RichM From United Kingdom, joined Oct 2004, 804 posts, RR: 7 Posted (8 years 11 months 2 weeks 2 days 12 hours ago) and read 2022 times:
I am aware that some aircraft require 2 pilots in order to be permitted to fly, whilst others are permitted to fly with only 1 pilot. Why are some aircraft certified for one pilot, and not others? Obviously 1 pilot on his own in a commercial airliner would be a bad idea, for safety reasons alone, but I was just wondering what they use to distinguish between whether or not an aircraft can be flown by one pilot or 2 pilots.
KFLLCFII From United States of America, joined Sep 2004, 3318 posts, RR: 29
Reply 1, posted (8 years 11 months 2 weeks 2 days 12 hours ago) and read 1999 times:
§91.531 Second in command requirements.
(a) Except as provided in paragraph (b) and (d) of this section, no person may operate the following airplanes without a pilot who is designated as second in command of that airplane:
(1) A large airplane, except that a person may operate an airplane certificated under SFAR 41 without a pilot who is designated as second in command if that airplane is certificated for operation with one pilot.
(2) A turbojet-powered multiengine airplane for which two pilots are required under the type certification requirements for that airplane.
(3) A commuter category airplane, except that a person may operate a commuter category airplane notwithstanding paragraph (a)(1) of this section, that has a passenger seating configuration, excluding pilot seats, of nine or less without a pilot who is designated as second in command if that airplane is type certificated for operations with one pilot.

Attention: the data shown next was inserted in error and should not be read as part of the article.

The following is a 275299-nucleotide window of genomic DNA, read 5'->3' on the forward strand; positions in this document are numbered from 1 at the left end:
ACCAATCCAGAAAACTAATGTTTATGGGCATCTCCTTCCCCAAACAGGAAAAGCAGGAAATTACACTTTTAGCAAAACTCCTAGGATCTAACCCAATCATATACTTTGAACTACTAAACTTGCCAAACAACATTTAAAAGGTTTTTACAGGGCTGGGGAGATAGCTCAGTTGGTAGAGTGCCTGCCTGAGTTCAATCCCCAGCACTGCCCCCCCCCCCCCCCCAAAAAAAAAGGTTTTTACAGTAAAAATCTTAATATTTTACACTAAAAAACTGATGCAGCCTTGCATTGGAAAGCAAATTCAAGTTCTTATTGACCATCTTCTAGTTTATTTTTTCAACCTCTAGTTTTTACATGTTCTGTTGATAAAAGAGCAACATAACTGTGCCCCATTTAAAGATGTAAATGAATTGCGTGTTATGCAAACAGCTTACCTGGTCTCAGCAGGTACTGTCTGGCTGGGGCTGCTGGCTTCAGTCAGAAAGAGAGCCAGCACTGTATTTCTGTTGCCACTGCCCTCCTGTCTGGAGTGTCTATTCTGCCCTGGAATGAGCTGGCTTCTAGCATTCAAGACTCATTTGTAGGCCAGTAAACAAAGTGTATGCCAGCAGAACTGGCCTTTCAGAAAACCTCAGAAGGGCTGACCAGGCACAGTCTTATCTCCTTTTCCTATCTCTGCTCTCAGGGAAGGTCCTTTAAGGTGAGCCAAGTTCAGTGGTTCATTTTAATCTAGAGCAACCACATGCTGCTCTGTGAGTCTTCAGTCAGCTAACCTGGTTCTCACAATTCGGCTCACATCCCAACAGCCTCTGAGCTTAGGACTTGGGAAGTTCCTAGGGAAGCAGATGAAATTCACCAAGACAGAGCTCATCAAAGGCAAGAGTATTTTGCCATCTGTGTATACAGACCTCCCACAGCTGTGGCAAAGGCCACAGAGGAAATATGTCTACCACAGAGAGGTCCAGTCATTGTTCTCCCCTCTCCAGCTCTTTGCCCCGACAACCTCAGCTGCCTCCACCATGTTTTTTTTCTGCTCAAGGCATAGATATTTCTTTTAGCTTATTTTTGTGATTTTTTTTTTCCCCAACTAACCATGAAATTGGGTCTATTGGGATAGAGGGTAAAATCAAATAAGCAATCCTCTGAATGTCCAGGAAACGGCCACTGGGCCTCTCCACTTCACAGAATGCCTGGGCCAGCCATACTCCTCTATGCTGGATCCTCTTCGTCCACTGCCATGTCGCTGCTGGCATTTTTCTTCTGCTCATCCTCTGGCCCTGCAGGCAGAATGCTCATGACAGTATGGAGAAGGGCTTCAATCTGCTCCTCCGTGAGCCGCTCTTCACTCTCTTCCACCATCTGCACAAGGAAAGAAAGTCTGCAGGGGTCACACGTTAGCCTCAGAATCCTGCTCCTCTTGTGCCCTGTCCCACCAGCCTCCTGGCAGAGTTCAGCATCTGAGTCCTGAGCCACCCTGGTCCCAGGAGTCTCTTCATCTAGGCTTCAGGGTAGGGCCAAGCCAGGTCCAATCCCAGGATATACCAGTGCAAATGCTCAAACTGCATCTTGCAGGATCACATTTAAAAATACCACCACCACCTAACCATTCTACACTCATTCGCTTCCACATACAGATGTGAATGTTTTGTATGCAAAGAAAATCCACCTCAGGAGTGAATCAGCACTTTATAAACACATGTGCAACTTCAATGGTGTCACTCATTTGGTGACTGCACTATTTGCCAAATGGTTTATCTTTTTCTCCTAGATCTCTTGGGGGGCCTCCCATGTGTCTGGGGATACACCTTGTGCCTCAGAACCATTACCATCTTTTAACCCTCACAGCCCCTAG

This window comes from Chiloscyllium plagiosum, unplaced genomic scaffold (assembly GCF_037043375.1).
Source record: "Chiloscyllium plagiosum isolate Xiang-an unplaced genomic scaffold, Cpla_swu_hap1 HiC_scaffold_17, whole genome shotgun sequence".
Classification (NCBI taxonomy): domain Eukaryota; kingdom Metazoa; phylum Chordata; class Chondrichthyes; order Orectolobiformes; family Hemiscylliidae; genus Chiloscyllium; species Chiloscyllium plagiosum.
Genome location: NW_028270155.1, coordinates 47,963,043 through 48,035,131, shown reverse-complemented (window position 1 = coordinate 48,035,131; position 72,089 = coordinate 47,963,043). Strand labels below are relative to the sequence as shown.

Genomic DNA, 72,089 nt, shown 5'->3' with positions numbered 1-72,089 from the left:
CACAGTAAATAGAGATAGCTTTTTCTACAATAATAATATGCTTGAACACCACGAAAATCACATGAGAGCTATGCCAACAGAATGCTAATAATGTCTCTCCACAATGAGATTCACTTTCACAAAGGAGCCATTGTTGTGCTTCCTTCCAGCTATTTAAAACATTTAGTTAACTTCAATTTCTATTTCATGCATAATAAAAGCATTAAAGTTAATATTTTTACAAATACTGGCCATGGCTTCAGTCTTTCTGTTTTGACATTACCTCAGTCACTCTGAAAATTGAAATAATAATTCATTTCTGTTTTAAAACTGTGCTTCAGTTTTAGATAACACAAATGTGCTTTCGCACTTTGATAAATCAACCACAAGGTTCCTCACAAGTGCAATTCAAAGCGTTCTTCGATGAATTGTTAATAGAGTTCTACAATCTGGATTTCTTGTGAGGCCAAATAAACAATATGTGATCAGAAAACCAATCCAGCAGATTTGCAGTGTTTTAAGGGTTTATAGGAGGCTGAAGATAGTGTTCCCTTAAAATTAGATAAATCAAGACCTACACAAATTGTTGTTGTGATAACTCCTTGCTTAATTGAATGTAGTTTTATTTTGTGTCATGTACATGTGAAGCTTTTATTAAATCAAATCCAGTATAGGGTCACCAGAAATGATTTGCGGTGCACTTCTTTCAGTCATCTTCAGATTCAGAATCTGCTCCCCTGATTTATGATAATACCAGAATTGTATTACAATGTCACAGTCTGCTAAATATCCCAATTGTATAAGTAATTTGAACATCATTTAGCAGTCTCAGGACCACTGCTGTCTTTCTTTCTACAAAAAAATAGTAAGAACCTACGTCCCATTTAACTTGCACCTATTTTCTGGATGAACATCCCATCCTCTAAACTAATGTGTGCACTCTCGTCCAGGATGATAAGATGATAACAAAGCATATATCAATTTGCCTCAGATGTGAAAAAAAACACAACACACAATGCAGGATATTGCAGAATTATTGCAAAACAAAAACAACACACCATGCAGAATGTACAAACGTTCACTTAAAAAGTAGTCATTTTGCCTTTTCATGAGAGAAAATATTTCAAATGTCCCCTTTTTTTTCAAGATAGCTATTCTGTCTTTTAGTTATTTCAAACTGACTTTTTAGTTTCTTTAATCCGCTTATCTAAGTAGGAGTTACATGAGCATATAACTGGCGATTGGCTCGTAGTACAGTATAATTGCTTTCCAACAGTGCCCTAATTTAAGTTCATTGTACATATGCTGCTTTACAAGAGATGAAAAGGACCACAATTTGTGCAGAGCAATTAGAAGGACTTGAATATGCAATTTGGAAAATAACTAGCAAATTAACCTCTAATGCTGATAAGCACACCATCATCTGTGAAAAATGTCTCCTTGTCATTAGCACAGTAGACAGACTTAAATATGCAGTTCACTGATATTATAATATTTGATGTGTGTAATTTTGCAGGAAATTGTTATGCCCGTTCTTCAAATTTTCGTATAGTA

(b) The Administrator may issue a letter of authorization for the operation of an airplane without compliance with the requirements of paragraph (a) of this section if that airplane is designed for and type certificated with only one pilot station. The authorization contains any conditions that the Administrator finds necessary for safe operation.
(c) No person may designate a pilot to serve as second in command, nor may any pilot serve as second in command, of an airplane required under this section to have two pilots unless that pilot meets the qualifications for second in command prescribed in §61.55 of this chapter.
(d) No person may operate an aircraft under subpart K of this part without a pilot who is designated as second in command of that aircraft in accordance with §91.1049(d). The second in command must meet the experience requirements of §91.1053.
Flyf15 From , joined Dec 1969, posts, RR:
Reply 2, posted (8 years 11 months 2 weeks 2 days 12 hours ago) and read 1999 times:
It all depends on the certification of the airplane, pilot, and operator and the type of flight conducted.
Airplanes, based on their complexity and such, are certified for a minimum required crew. Some require an SIC, some require a flight engineer, etc.
Pilots on some airplanes can be single pilot qualified if the airplane's certification allows it. An example of this would be the single pilot Cessna Citation business jets. If the pilot is not qualified, then he/she must have a copilot.
The operator in their operations certificate may have restrictions that a single pilot airplane may not actually be flown single pilot even if the pilot and aircraft allow it.
Also, the type of flight conducted makes a difference. In some 135 and smaller 121 operations, a flight may be flown single pilot if it is a cargo flight but it is required to have 2 pilots if it is the exact same flight/aircraft, but it is a passenger flight.
There are other various exceptions out there for all sorts of things. For example, in certain cases, an autopilot may be used as a substitute for a copilot.
All in all, most small general aviation planes are flown single pilot. Most 121 airline flights are flown with at least two pilots. For bigger general aviation planes (ie: biz jets) and 135 (charter, on-demand, ...) it can get really confusing really quickly and is on a case by case basis.